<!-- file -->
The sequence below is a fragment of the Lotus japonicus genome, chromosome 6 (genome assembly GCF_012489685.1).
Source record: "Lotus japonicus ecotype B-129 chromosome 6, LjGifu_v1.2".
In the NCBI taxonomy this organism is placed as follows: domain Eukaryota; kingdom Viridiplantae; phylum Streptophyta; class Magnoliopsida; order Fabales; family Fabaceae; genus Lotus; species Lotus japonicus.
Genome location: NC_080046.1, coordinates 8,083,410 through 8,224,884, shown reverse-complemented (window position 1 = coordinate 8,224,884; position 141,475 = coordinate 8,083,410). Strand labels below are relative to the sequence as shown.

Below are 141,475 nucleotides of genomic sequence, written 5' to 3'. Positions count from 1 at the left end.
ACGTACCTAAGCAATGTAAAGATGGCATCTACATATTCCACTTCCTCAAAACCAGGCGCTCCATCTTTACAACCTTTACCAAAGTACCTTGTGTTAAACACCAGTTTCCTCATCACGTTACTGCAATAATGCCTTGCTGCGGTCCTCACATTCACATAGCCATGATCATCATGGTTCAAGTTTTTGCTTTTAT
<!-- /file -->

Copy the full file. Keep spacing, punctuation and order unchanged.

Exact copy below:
The sequence below is a fragment of the Lotus japonicus genome, chromosome 6 (genome assembly GCF_012489685.1).
Source record: "Lotus japonicus ecotype B-129 chromosome 6, LjGifu_v1.2".
In the NCBI taxonomy this organism is placed as follows: domain Eukaryota; kingdom Viridiplantae; phylum Streptophyta; class Magnoliopsida; order Fabales; family Fabaceae; genus Lotus; species Lotus japonicus.
Genome location: NC_080046.1, coordinates 8,083,410 through 8,224,884, shown reverse-complemented (window position 1 = coordinate 8,224,884; position 141,475 = coordinate 8,083,410). Strand labels below are relative to the sequence as shown.

Below are 141,475 nucleotides of genomic sequence, written 5' to 3'. Positions count from 1 at the left end.
ACGTACCTAAGCAATGTAAAGATGGCATCTACATATTCCACTTCCTCAAAACCAGGCGCTCCATCTTTACAACCTTTACCAAAGTACCTTGTGTTAAACACCAGTTTCCTCATCACGTTACTGCAATAATGCCTTGCTGCGGTCCTCACATTCACATAGCCATGATCATCATGGTTCAAGTTTTTGCTTTTAT